A cat is considered obese when its weight exceeds 20% of its estimated ideal body weight.
• Obesity most commonly occurs as a result of consuming too many calories relative to the amount burned
• Obesity is the most common nutritional disorder in cats, especially as they age
• Obesity is associated with decreased life expectancy and is correlated with other diseases like diabetes mellitus, osteoarthritis, liver, skin, and respiratory diseases, and cancer
• Diagnosis is based on measuring body weight and determining the body condition score (BCS) by evaluating specific physical characteristics
• The most successful treatment plans are designed specifically for each patient and include BCS and weight monitoring, diet change and caloric restriction, and increasing physical activity
• Obesity involves long-term treatment and prevention to successfully manage weight, and the prognosis often depends on the patient’s response to treatment
Obesity is a common, serious condition that measurably decreases a cat’s life expectancy and can lead to other serious diseases. Optimal treatment plans include professional guidance from a veterinarian, the use of less calorie dense diets, gradually decreasing the portion provided, and increasing physical activity. When the weight comes off and stays off, some effects of obesity are completely reversed. The outcome is better the sooner the condition is treated.
Fatty tissue is responsible for the release of several hormones, and can act as an inflammatory organ. Conditions that obesity may lead to include:
• Diabetes mellitus (obese cats are four-times more likely to develop this) • Pancreatitis • Hepatic lipidosis
• Joint Disease (including osteoarthritis, and injuries) • Skin Disease • Impaired cardiovascular health • Decreased lifespan
• Cancer • Oral, urinary, and gastrointestinal tract disorders • Respiratory disease
These secondary conditions have a wide range of variable symptoms including:
• Increased thirst • Increased urination • Appetite loss • Lameness • Rashes • Coughing • Sneezing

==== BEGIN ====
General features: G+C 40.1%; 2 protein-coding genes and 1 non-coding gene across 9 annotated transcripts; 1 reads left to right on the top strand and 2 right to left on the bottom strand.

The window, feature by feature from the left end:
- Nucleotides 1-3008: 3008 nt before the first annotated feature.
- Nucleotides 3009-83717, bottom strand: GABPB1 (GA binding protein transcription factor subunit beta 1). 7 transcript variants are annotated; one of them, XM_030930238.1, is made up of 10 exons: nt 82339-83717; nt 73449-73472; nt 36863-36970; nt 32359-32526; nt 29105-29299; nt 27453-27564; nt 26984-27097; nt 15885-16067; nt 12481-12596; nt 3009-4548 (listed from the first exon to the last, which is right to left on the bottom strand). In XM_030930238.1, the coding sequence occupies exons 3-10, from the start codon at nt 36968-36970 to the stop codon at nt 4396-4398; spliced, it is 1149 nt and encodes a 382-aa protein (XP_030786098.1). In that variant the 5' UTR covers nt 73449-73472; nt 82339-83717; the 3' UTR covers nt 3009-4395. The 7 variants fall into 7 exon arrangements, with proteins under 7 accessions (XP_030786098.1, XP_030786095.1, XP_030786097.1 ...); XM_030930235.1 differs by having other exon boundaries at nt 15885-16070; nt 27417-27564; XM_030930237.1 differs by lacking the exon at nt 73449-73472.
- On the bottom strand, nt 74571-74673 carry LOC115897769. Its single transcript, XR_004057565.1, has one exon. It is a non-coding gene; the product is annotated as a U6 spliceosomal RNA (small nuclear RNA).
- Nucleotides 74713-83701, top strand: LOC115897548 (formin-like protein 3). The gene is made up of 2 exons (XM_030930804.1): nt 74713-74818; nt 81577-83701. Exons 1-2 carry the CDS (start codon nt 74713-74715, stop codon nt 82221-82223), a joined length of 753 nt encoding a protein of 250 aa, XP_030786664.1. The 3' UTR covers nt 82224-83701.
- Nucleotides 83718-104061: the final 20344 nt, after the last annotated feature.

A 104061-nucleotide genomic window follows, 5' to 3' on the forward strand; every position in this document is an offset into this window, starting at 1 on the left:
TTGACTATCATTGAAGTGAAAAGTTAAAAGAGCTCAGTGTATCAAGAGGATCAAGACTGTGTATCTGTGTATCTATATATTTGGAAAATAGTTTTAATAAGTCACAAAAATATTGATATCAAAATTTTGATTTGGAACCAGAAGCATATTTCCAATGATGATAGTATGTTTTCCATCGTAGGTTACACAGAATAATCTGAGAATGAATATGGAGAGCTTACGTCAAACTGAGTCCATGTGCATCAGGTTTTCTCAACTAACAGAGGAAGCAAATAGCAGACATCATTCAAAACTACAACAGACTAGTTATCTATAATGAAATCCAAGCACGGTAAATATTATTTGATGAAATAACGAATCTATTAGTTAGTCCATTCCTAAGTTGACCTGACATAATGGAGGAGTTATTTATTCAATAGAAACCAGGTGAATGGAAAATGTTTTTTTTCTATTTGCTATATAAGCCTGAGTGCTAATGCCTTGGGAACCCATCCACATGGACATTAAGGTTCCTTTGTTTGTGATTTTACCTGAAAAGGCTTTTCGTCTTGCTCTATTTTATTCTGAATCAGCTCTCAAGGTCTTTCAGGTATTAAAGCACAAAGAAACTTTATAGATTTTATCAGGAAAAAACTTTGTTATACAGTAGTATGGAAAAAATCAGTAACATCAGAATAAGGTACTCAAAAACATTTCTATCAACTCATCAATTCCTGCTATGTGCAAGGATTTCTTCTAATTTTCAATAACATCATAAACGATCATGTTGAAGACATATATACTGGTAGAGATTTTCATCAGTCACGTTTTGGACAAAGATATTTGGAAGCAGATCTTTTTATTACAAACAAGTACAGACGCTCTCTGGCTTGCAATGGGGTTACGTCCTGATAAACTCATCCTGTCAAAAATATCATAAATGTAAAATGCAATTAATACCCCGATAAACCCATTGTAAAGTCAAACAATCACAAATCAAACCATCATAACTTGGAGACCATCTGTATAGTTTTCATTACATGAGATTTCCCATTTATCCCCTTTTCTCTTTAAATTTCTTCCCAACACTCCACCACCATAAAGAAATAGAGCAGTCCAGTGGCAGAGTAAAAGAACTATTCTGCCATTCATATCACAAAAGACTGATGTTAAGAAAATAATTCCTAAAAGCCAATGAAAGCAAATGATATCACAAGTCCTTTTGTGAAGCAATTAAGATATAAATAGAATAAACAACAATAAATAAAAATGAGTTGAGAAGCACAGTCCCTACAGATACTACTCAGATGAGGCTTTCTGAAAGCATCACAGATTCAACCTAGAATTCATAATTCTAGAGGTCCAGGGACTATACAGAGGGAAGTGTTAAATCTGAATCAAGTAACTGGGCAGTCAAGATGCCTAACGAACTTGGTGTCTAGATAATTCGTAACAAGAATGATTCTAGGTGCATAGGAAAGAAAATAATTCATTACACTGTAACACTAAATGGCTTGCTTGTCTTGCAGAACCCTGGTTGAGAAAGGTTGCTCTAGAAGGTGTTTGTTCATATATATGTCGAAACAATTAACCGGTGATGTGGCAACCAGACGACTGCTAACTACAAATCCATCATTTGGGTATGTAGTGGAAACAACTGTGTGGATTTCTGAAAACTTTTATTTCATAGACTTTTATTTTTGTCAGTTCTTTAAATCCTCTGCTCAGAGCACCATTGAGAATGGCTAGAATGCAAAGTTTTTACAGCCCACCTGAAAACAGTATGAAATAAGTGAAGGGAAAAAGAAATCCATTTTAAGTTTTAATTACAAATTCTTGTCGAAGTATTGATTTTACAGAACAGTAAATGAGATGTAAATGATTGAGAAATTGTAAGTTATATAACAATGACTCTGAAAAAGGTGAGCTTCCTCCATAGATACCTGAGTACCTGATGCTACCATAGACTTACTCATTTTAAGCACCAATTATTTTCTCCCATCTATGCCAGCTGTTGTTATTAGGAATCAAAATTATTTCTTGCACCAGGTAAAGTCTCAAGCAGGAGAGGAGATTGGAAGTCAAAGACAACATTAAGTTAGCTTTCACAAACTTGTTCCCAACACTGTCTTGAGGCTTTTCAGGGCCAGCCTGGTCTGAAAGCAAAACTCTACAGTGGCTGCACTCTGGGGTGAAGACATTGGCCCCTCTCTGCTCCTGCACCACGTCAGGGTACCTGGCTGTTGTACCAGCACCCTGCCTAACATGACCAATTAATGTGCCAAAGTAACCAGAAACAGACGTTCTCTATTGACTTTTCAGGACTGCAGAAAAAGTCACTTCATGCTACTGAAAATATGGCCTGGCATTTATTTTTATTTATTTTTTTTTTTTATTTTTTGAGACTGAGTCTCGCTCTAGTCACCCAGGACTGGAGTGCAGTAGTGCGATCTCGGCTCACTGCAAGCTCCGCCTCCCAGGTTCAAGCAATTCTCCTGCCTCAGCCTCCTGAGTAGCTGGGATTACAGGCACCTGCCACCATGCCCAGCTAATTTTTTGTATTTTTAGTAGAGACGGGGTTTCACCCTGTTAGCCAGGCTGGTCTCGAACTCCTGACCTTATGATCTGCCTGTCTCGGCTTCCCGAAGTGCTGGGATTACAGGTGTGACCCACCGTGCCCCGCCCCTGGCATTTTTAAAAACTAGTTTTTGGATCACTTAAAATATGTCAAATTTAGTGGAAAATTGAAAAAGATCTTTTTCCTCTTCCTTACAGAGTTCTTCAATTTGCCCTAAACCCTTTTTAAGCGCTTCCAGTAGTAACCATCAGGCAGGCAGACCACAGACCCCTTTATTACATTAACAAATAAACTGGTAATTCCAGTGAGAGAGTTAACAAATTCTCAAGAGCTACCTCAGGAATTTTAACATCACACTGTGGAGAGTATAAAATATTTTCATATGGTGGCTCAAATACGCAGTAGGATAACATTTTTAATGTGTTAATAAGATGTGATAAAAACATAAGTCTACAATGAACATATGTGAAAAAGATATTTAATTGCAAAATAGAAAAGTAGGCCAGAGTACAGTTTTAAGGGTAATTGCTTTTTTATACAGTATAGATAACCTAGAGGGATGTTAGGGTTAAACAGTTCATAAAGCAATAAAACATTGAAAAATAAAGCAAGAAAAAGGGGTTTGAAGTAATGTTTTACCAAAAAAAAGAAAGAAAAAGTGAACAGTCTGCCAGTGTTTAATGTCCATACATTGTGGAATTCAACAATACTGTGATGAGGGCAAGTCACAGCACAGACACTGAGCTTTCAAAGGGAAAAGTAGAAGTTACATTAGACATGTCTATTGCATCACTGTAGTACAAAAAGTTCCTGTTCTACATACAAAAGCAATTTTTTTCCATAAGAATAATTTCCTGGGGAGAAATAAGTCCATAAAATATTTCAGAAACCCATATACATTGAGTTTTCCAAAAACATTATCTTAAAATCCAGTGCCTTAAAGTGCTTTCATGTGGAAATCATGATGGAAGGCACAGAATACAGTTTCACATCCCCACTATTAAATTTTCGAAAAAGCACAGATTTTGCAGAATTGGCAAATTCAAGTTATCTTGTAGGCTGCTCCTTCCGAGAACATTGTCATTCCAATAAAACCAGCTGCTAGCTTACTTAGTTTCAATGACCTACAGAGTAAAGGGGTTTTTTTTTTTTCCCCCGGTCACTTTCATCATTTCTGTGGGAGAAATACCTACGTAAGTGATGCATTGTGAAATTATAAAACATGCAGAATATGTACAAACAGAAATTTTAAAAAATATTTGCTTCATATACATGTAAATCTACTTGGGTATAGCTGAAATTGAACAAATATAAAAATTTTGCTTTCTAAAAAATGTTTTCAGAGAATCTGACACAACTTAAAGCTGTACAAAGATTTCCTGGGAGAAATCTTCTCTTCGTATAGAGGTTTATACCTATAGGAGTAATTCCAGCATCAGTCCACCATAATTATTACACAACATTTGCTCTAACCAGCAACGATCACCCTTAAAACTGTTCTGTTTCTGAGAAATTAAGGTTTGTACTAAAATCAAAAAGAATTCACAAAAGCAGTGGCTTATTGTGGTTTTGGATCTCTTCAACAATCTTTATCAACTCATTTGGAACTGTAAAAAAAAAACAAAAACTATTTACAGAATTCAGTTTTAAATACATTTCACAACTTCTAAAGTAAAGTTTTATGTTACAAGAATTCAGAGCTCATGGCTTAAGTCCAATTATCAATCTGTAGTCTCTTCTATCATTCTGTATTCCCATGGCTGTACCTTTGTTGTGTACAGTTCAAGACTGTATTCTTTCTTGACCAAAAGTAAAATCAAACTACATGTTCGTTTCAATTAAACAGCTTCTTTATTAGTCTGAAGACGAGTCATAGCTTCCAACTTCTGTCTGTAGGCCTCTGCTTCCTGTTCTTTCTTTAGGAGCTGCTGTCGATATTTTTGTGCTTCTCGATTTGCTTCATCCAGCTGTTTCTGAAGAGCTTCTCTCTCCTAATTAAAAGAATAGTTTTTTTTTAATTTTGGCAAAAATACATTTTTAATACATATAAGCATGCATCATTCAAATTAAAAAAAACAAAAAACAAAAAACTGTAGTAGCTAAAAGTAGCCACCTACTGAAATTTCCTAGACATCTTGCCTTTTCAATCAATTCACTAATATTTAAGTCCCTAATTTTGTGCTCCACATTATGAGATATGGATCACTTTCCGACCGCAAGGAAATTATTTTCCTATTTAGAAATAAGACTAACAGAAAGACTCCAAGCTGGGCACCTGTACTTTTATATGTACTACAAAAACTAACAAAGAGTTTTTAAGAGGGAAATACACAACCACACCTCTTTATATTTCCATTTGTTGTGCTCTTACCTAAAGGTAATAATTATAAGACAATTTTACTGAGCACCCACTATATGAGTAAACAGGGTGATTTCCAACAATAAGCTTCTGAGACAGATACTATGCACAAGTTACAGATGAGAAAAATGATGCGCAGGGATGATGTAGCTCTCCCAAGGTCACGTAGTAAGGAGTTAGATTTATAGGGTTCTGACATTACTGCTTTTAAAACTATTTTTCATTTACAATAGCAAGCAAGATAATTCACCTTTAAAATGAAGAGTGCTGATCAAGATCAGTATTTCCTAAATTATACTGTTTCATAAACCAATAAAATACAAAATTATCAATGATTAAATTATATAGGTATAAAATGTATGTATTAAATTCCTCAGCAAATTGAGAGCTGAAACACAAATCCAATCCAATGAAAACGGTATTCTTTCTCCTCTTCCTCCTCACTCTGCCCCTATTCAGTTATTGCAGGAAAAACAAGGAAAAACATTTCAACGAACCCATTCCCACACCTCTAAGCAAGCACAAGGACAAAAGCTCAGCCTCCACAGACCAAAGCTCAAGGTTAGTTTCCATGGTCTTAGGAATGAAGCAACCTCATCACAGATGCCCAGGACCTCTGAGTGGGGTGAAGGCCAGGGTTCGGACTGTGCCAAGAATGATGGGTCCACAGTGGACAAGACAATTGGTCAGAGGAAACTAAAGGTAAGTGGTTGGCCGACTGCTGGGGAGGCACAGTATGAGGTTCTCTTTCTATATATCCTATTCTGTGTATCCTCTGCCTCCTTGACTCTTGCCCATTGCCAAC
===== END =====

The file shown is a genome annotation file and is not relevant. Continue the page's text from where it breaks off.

While the main cause of obesity is the imbalance between caloric intake and energy output, factors that can increase the risk of developing obesity include:
• Increased age • Physical inactivity • Food type and feeding habits • Genetics
In rare cases, weight gain is associated with a separate underlying condition like hypothyroidism. In these cases, the underlying condition must be addressed in tandem with the obesity in order for symptoms to resolve. Note: conditions contributing to unexplained weight gain in cats are rare. The vast majority of cases of obesity in cats are a simple imbalance of caloric input vs. output.
The primary symptoms of obesity in cats are
• Excess body weight • High BCS score (top 25% of the scale or higher)
• A layer of fat over the ribs and backbones, making them more difficult to find and feel
• Obvious rounding of the abdomen when viewed from the top or sides • No visible waist when viewed from the top or sides
Obese cats also typically become less physically active and are slower to get up and get moving. They are often less athletic and struggle to jump or climb. Several other symptoms may be evident in obese pets but stem from the secondary diseases that are caused by or exacerbated by obesity.
Determining a cat's body condition score (BCS) is the best way to determine if a pet is obese. A BCS is a weight score usually out of 9 points and uses the look and feel of the pet’s ribs, waistline, and abdomen to determine the overall percentage of body fat. A score of 5/9 is an ideal body weight, whereas a score >7/9 is considered obese. A cat with an ideal body should have ribs that are easily palpable, a slight hourglass figure near the waistline, and a tucked-up appearance to the abdomen. A similar 5-point scale is also used by some practitioners.
Cats also have a primordial pouch (a pouch of loose skin and fat) that hangs down from their lower abdomen. This structure is normal in all cats who carry the trait, and is not to be confused with excess fat.
Additional diagnostics for obese cats include a thorough physical exam, blood work, and urinalysis in order to rule out other conditions and have a better understanding of overall health status.
Treatment for obesity is targeted at weight reduction by increasing the number of calories burned and decreasing the number of calories consumed. Strategies include:
• Feeding foods with lower calorie density • Gradually reducing portions • Increasing physical activity
• Monitoring weight and BCS
Loss of 1-2% of body weight per week is a healthy pace for weight loss. Both short-term and long-term weight loss goals are best for the best success. Weight loss in obese pets is a slow process and it may take several months to achieve a healthy body weight. Prognosis depends on the starting BSC of the patient, and response to treatment.
Preventing overeating by strictly controlling portions is the best way to prevent obesity. Encouraging daily physical activity, and monitoring body weight and eating habits also.
Obesity is very common in cats
• Change in diet • Caloric restriction • Increased exercise/activity
Health concern with your pet?
Start a video chat with a licensed veterinary professional right now on Vetster!